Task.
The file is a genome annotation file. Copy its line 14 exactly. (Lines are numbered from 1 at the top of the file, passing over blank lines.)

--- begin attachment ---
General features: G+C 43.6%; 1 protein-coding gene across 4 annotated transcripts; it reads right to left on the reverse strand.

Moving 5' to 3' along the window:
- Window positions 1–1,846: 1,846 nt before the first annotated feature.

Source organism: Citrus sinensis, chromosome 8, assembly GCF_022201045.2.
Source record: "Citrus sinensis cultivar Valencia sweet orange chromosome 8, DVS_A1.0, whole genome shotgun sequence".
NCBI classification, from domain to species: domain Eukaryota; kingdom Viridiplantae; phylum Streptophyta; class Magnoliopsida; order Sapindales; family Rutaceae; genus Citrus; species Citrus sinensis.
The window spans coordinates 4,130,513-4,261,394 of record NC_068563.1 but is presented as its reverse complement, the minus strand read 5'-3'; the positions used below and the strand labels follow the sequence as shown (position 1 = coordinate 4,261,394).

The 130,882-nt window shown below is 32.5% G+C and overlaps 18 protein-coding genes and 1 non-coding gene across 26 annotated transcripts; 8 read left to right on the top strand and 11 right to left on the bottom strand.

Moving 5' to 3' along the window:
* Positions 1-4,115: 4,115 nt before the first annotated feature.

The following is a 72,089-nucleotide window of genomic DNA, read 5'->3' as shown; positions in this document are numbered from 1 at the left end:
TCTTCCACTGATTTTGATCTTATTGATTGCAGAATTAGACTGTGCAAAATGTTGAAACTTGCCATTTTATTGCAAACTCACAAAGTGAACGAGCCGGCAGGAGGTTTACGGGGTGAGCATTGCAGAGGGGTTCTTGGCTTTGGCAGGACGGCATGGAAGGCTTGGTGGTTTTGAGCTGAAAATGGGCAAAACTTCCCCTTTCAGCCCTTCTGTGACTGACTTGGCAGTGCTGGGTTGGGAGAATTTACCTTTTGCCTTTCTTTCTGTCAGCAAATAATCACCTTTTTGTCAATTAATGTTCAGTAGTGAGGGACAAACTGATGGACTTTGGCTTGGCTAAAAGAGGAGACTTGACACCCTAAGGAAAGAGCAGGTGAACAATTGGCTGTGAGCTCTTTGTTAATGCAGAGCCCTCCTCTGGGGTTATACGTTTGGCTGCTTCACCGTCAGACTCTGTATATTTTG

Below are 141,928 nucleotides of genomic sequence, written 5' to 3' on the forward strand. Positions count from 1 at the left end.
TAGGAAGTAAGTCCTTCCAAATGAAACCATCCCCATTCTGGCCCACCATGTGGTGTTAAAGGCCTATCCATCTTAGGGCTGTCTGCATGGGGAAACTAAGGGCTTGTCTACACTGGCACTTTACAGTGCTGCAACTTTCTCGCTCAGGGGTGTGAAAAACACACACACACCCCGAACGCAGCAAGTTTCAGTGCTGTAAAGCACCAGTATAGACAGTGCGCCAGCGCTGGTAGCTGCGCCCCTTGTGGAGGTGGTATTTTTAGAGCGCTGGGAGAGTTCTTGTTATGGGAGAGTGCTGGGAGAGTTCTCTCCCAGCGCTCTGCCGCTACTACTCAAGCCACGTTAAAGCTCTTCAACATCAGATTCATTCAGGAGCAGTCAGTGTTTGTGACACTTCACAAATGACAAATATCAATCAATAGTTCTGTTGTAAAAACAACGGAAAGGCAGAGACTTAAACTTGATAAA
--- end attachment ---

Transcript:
TAGGAAGTAAGTCCTTCCAAATGAAACCATCCCCATTCTGGCCCACCATGTGGTGTTAAAGGCCTATCCATCTTAGGGCTGTCTGCATGGGGAAACTAAGGGCTTGTCTACACTGGCACTTTACAGTGCTGCAACTTTCTCGCTCAGGGGTGTGAAAAACACACACACACCCCGAACGCAGCAAGTTTCAGTGCTGTAAAGCACCAGTATAGACAGTGCGCCAGCGCTGGTAGCTGCGCCCCTTGTGGAGGTGGTATTTTTAGAGCGCTGGGAGAGTTCTTGTTATGGGAGAGTGCTGGGAGAGTTCTCTCCCAGCGCTCTGCCGCTACTACTCAAGCCACGTTAAAGCTCTTCAACATCAGATTCATTCAGGAGCAGTCAGTGTTTGTGACACTTCACAAATGACAAATATCAATCAATAGTTCTGTTGTAAAAACAACGGAAAGGCAGAGACTTAAACTTGATAAA